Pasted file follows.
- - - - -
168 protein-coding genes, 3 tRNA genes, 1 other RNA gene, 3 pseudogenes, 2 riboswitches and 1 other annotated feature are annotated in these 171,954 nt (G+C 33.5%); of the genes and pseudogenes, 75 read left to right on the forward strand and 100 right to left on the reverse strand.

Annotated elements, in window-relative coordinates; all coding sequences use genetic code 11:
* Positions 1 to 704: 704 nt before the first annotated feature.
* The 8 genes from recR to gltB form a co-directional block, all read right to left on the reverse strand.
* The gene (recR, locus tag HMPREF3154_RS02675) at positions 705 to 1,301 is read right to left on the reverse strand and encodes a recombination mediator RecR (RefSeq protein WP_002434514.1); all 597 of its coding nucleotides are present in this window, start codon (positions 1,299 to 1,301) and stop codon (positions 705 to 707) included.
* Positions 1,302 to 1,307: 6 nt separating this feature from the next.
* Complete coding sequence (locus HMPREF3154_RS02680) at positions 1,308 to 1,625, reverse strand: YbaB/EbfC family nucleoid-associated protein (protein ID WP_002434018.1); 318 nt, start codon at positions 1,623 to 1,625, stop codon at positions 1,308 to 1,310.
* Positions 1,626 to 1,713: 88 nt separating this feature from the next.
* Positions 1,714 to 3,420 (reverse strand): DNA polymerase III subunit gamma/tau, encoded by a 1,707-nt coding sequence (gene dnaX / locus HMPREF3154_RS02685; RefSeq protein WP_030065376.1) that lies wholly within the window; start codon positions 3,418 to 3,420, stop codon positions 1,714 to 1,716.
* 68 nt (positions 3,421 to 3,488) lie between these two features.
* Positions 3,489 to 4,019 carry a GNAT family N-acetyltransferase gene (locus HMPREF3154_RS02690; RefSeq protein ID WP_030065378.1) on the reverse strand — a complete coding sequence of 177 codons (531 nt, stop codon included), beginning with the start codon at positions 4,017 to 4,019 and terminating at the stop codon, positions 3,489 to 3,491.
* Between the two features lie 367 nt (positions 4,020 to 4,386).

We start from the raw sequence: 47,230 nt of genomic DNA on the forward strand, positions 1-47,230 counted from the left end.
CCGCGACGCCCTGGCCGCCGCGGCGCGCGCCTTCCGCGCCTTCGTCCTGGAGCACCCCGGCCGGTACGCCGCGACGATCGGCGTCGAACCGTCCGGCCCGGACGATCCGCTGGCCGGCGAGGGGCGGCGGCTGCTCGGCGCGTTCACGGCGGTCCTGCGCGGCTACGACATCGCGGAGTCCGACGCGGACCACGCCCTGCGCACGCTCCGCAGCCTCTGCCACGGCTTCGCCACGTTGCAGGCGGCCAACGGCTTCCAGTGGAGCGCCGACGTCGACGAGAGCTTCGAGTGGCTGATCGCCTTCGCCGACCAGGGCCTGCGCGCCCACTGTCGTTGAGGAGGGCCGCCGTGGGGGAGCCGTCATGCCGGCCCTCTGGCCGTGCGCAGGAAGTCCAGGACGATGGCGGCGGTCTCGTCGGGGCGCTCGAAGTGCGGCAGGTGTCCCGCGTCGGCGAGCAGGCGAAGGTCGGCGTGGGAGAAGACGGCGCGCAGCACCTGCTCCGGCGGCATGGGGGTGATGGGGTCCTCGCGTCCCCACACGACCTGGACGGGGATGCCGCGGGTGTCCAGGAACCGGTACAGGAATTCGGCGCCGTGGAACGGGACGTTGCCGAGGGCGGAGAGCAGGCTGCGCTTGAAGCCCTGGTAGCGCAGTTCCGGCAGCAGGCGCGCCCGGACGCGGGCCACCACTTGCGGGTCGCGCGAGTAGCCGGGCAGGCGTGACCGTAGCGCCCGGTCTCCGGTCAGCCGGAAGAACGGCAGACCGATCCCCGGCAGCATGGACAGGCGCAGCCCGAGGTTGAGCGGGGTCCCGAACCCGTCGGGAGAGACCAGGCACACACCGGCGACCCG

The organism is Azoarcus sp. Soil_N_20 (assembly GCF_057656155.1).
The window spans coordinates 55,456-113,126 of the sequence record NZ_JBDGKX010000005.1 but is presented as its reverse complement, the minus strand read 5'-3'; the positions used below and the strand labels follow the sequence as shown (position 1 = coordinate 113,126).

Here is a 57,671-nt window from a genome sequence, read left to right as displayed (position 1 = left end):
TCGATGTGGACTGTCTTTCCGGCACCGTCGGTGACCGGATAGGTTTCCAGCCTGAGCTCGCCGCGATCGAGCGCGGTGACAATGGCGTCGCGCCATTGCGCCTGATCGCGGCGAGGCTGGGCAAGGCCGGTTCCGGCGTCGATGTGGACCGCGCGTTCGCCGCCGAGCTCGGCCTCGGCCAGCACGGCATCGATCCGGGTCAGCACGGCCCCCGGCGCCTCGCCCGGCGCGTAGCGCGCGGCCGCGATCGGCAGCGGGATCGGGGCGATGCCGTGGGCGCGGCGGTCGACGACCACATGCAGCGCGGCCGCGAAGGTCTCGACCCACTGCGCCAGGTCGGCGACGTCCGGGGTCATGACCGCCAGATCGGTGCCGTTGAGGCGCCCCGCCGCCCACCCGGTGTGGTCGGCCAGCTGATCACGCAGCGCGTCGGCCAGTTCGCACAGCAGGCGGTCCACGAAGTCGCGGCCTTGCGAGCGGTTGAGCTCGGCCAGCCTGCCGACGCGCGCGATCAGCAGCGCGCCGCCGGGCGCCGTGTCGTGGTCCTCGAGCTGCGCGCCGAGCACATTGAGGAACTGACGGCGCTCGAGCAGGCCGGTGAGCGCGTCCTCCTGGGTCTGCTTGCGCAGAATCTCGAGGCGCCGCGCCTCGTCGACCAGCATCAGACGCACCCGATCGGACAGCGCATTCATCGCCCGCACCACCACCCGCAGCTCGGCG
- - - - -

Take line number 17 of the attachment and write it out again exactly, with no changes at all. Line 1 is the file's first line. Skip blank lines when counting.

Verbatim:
Here is a 57,671-nt window from a genome sequence, read left to right as displayed (position 1 = left end):